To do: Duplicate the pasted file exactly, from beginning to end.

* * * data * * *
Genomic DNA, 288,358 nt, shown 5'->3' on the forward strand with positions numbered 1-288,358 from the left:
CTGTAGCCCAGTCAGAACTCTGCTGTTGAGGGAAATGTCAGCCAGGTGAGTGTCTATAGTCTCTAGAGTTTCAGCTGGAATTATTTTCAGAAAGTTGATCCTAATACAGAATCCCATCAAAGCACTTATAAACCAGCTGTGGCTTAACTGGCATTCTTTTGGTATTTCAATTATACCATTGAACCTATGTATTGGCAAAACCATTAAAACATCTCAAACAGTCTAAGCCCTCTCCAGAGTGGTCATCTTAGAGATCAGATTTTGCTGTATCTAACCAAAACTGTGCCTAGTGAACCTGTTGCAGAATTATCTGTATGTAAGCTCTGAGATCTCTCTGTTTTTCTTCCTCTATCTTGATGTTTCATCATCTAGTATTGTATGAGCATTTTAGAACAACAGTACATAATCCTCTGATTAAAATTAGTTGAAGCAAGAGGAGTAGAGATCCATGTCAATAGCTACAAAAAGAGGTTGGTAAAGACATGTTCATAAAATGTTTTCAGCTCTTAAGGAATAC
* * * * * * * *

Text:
Genomic DNA, 288,358 nt, shown 5'->3' on the forward strand with positions numbered 1-288,358 from the left:
CTGTAGCCCAGTCAGAACTCTGCTGTTGAGGGAAATGTCAGCCAGGTGAGTGTCTATAGTCTCTAGAGTTTCAGCTGGAATTATTTTCAGAAAGTTGATCCTAATACAGAATCCCATCAAAGCACTTATAAACCAGCTGTGGCTTAACTGGCATTCTTTTGGTATTTCAATTATACCATTGAACCTATGTATTGGCAAAACCATTAAAACATCTCAAACAGTCTAAGCCCTCTCCAGAGTGGTCATCTTAGAGATCAGATTTTGCTGTATCTAACCAAAACTGTGCCTAGTGAACCTGTTGCAGAATTATCTGTATGTAAGCTCTGAGATCTCTCTGTTTTTCTTCCTCTATCTTGATGTTTCATCATCTAGTATTGTATGAGCATTTTAGAACAACAGTACATAATCCTCTGATTAAAATTAGTTGAAGCAAGAGGAGTAGAGATCCATGTCAATAGCTACAAAAAGAGGTTGGTAAAGACATGTTCATAAAATGTTTTCAGCTCTTAAGGAATAC